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The Whitetail's Lip Curl

Tommy KirklandText & Photos by Tommy Kirkland

-- Whitetails possess an amazing sense of smell and execute diverse forms of scent communication during the pre-rut and rut. These behaviors allow them to pronounce their presence and instinctively prepare them for the breeding cycle. By far, besides tree rubs and scrapes, the "lip curl" is consistently displayed by rutting bucks and is actually an indicator that the pre-rut has begun.

The woodlands are bustling. The cool autumn air stimulates wildlife, causing them to forage for nutrition. Along the slope, a small herd of white-tailed does hesitate and keenly observe approaching movement. A healthy buck with its nasal passages to the ground has the does on alert. Slowly, the buck proceeds toward the females, and as the does move away, the male investigates by scent and sight where they were feeding.

Tommy KirklandThe male deer uses its nose and mouth to pinpoint where a doe urinated. Shoving his snout to the ground, the stag gets the female's urine to make contact with its mouth. Then the buck raises its head and neck upward - and holds this position toward a gentle breeze.

The buck has just displayed what is known as "lip curling" or "flemen." Yet, what is really taking place by this natural act? Is the buck actually scenting doe urine with its nasal organ or is another unseen body part at work here; and why do bucks lip curl doe urine periodically throughout the year - but mainly during the pre-rut and even into the rut?

As bucks traverse fields and woodlands with the onset of the pre-rut, they are, by eyesight and smell, searching for females. When doe urine is located, a buck will take its nostrils and mouth to the excreted urine. The buck then works its tongue - all around its nose and mouth, taking in more doe urine. Although its acute nasal passages are working, the buck is also attempting to get the urine to enter its mouth. This is done by raising its head upward toward the sky - roughly to a 45-degree angle.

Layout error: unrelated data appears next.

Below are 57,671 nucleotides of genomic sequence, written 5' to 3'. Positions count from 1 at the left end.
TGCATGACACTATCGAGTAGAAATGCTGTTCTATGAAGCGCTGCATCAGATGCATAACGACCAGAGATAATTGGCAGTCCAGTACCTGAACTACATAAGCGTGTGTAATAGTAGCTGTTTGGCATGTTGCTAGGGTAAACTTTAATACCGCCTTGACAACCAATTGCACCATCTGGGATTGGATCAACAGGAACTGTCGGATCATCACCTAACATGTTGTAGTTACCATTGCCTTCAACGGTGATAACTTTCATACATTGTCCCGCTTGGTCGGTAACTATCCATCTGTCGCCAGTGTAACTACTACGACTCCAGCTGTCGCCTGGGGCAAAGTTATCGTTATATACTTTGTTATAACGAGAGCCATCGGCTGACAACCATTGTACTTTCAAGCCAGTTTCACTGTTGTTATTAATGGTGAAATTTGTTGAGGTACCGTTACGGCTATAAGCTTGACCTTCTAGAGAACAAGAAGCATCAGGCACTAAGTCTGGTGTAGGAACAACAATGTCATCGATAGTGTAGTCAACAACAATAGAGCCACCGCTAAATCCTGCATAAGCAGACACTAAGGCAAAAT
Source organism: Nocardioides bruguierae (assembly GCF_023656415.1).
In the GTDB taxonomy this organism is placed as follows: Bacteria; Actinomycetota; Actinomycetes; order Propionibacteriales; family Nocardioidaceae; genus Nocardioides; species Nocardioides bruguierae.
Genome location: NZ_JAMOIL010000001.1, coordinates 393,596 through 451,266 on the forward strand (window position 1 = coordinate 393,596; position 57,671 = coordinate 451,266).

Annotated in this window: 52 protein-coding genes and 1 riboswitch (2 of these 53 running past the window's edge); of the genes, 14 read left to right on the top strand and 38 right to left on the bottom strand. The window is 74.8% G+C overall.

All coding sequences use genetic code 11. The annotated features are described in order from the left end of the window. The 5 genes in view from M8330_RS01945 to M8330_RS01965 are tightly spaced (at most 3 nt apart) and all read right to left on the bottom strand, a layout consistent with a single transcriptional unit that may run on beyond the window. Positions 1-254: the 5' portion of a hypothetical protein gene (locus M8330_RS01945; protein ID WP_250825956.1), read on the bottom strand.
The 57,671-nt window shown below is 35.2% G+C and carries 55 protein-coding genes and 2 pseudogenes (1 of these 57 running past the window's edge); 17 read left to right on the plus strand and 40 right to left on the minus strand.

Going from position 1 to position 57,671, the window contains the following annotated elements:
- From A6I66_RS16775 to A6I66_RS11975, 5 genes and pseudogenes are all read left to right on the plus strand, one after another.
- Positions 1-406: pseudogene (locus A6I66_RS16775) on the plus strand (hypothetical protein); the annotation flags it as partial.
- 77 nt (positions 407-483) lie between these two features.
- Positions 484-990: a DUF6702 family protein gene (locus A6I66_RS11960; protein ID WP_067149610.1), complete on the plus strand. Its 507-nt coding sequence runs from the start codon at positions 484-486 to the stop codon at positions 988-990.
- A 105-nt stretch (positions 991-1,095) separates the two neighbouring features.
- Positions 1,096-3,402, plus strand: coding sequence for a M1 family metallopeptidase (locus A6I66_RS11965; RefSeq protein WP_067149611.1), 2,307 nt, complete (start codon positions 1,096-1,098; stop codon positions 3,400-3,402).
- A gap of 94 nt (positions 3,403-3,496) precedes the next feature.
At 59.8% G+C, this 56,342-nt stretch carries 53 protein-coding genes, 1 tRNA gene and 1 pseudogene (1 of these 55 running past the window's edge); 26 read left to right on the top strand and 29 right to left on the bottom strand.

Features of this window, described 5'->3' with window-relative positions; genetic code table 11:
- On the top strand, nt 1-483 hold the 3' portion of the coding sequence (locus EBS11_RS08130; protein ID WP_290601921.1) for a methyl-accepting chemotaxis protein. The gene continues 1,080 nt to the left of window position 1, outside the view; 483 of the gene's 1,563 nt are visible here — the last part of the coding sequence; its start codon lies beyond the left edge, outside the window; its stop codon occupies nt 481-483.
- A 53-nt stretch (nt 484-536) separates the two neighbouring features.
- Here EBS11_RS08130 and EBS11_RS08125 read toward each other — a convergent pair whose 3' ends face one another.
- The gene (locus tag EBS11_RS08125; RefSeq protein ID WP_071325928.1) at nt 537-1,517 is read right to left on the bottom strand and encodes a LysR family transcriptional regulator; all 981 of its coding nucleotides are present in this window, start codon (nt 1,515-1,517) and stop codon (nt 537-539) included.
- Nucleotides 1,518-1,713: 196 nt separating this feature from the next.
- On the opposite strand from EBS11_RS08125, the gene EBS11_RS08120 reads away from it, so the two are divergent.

Tommy KirklandOnce this position is achieved, the buck then inhales the doe urine by flaring its nostrils and curling the upper lip. The buck's chief objective here is to get the urine to make contact with an organ inside its mouth. This organ is referred to as the vomeronasal. By instinct, the vomeronasal organ helps bucks determine a doe's breeding receptivity. Biologists believe this organ works with a buck's brain and dictates mating behaviors, while stimulates hormonal changes in bucks for the rut.

Surprisingly, although this organ plays a role in helping bucks to instinctively determine if a doe is ready to mate, deer researchers who removed the vomeronasal organ in captive deer found that bucks were still able to distinguish receptive breeding does. This shows that other physical attributes are at work in the whitetail's breeding phase. Physical gestures displayed by does obviously give rutting bucks the visual stimuli needed as well. Yet without scent capabilities and the vomeronasal organ at work, the complex process of whitetail breeding wouldn't be possible - especially in free-ranging deer that cover vast areas to breed.

Tommy KirklandAlthough there is usually a pattern for lip curling behaviors, there are slight variations in how bucks perform this natural behavior. If the doe's excreted urine is faint, a buck is more inclined to raise its head and neck stretching upward to a near 90-degree angle with its body. This extreme stretch allows the buck to get more air flow into its mouth, as well as getting the doe urine to reach the vomeronasal organ. Also, certain bucks just tend to display more dramatic behaviors than others. Simply, their lip curls and other rutting action is more intense.

Rutting bucks that may be aggressively persistent also utilize eyesight to locate doe herds. Once a doe or herd is sighted, the frenzied buck immediately pursues the females - searching for urine on the ground. Assertive bucks may even run at does in an attempt to get them to urinate; thereby, exercising the vomeronasal organ.

As you sit atop your treestand or stay concealed within the blind and patiently wait - when that rut-driven buck appears, know that his instinctive determination to breed will take him to the females. Whether deposited naturally or using scent lures, once a buck gets a good dose of doe scent through the "lip curl," the buck's ready to rival competitors, tear up the ground, and batter trees - signaling its dominance. In turn, lip curling behavior sets the stage for more rutting action, the whitetail "scrape," the topic for next month's article.

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